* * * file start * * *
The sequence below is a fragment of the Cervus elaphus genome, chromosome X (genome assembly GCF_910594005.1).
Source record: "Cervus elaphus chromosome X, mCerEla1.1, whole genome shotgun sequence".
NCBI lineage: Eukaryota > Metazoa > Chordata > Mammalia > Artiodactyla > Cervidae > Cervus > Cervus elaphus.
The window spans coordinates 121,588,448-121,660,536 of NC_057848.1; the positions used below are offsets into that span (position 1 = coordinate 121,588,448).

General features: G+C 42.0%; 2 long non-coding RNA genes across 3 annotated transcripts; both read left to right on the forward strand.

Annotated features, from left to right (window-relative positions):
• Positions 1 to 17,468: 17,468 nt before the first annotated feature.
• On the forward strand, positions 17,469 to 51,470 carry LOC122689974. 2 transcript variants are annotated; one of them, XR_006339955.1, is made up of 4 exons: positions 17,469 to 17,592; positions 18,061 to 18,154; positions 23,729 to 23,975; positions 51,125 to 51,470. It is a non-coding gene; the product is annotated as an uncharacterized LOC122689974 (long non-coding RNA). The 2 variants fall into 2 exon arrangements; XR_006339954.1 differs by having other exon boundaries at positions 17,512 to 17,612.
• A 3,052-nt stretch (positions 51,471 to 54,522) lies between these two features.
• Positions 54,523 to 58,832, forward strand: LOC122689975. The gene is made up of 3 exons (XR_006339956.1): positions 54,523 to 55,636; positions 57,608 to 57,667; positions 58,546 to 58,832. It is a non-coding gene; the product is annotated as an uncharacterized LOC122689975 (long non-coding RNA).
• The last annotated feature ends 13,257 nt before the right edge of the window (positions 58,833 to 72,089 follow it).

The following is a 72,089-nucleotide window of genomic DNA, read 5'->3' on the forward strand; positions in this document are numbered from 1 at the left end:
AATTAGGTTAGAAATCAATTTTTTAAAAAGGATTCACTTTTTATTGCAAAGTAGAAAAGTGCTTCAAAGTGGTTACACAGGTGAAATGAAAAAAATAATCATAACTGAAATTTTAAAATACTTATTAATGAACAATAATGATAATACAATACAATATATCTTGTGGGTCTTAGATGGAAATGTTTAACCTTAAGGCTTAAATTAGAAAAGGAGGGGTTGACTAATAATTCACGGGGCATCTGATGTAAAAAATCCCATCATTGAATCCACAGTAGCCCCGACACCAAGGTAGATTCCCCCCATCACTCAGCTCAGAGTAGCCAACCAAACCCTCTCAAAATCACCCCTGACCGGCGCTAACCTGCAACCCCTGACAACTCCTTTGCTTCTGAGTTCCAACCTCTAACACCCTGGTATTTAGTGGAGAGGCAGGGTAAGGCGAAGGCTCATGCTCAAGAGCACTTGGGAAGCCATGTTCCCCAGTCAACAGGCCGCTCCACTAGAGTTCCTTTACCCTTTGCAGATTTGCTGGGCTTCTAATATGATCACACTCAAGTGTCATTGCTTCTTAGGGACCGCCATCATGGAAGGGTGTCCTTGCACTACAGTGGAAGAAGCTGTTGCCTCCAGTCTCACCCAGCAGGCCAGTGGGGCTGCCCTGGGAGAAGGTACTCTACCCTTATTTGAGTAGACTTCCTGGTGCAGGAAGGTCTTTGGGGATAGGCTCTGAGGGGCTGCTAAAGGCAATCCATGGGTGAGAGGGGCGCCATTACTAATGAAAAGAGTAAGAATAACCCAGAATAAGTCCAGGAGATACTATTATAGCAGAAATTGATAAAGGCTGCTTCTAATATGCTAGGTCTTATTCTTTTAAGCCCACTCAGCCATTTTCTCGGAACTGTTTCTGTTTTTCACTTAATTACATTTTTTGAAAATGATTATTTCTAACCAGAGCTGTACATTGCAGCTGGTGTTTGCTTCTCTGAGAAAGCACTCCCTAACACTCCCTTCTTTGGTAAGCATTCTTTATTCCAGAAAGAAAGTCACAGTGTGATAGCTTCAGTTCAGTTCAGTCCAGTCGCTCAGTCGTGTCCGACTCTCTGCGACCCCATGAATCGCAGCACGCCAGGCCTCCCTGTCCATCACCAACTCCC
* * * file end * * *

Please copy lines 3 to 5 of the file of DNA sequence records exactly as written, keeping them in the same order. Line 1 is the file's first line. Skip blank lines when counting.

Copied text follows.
NCBI lineage: Eukaryota > Metazoa > Chordata > Mammalia > Artiodactyla > Cervidae > Cervus > Cervus elaphus.
The window spans coordinates 121,588,448-121,660,536 of NC_057848.1; the positions used below are offsets into that span (position 1 = coordinate 121,588,448).

General features: G+C 42.0%; 2 long non-coding RNA genes across 3 annotated transcripts; both read left to right on the forward strand.